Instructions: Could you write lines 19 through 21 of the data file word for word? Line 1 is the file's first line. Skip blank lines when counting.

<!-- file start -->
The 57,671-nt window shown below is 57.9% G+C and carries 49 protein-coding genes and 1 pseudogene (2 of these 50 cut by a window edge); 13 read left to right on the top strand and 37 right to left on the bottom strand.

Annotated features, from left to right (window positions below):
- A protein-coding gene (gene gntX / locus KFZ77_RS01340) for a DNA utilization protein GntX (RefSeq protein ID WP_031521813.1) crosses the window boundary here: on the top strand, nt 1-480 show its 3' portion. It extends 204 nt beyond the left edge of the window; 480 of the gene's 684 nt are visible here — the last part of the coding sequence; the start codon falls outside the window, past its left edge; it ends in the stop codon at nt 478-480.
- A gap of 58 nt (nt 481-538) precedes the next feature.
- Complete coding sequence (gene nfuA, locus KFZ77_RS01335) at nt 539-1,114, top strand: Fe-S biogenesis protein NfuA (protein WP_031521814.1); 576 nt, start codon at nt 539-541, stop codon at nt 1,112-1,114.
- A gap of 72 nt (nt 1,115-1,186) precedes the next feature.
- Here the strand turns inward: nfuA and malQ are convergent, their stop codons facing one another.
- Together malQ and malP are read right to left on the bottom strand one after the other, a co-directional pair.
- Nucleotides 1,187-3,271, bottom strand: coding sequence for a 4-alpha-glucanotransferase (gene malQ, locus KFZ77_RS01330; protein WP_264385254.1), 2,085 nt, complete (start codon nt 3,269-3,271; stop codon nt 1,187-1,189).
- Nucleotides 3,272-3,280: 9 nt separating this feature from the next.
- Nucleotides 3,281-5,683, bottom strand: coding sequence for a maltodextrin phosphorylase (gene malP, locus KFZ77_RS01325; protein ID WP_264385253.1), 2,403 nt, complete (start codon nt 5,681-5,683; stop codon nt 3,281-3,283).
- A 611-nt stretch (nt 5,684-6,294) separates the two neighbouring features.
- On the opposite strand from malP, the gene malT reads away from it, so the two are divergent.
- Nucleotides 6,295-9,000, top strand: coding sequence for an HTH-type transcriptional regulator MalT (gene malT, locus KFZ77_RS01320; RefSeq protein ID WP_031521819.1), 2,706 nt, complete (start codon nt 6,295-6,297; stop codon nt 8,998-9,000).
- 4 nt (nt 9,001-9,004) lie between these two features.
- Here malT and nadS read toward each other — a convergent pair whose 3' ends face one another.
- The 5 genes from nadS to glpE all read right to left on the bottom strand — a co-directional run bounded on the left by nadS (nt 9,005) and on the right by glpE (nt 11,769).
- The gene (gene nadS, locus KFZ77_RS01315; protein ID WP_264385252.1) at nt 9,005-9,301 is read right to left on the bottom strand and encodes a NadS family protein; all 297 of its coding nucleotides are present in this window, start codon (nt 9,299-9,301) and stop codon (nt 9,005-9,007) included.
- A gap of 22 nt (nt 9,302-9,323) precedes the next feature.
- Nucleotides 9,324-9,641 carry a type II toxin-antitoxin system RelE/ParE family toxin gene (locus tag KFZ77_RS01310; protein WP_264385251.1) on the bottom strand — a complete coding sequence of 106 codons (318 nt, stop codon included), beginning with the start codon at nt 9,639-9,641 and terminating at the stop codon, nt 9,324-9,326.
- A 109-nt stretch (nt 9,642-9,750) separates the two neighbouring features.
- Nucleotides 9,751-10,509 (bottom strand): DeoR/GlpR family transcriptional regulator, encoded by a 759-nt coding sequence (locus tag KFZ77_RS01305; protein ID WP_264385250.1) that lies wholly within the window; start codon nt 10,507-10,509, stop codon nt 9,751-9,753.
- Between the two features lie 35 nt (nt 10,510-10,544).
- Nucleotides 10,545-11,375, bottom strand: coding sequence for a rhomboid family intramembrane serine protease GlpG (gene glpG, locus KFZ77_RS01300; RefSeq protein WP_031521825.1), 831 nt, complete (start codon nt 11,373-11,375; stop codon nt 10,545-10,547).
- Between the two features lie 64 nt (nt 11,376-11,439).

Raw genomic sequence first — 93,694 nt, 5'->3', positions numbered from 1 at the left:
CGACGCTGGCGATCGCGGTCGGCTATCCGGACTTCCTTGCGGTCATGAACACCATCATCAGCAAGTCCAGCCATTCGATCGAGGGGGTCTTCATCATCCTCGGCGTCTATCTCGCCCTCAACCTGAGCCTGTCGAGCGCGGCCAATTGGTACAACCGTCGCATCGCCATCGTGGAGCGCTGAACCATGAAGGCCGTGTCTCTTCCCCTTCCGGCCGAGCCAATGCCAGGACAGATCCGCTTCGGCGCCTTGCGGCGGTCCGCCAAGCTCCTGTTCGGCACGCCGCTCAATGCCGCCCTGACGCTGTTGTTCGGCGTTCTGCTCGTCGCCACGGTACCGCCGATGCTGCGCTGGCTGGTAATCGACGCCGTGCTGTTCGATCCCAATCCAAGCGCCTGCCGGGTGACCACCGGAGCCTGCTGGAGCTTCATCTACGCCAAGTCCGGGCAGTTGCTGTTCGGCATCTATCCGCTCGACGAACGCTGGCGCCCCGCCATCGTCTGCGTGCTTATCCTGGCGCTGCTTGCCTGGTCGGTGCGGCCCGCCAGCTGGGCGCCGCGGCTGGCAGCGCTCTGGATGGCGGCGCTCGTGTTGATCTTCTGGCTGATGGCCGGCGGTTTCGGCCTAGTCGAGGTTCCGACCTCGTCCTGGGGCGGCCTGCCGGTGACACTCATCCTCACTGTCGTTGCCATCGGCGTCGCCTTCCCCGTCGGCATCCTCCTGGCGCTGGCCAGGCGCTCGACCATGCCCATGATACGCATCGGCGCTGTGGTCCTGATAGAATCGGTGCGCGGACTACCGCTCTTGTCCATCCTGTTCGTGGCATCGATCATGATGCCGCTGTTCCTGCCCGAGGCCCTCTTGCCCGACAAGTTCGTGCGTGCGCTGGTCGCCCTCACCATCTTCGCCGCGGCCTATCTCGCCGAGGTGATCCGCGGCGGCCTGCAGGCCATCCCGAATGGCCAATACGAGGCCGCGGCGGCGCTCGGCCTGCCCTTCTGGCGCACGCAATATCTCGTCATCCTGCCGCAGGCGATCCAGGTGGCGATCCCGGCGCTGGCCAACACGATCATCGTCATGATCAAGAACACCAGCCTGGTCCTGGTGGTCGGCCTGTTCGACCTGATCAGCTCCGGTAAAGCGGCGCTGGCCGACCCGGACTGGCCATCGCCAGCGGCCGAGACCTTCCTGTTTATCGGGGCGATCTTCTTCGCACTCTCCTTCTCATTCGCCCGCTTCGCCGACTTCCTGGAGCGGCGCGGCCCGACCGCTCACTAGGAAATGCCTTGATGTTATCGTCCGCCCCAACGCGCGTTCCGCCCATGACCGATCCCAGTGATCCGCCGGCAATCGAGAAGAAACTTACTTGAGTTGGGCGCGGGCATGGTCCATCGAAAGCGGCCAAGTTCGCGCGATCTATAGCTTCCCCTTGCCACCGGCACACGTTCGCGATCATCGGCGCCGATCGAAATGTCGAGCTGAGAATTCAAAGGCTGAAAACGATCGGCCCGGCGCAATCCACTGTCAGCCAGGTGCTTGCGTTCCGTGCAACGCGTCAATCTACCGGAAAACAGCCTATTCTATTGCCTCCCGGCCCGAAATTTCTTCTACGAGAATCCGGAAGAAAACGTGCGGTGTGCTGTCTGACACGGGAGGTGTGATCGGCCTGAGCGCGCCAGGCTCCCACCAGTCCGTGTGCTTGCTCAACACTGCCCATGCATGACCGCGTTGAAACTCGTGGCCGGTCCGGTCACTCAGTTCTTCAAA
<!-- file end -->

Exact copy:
- A gap of 22 nt (nt 9,302-9,323) precedes the next feature.
- Nucleotides 9,324-9,641 carry a type II toxin-antitoxin system RelE/ParE family toxin gene (locus tag KFZ77_RS01310; protein WP_264385251.1) on the bottom strand — a complete coding sequence of 106 codons (318 nt, stop codon included), beginning with the start codon at nt 9,639-9,641 and terminating at the stop codon, nt 9,324-9,326.
- A 109-nt stretch (nt 9,642-9,750) separates the two neighbouring features.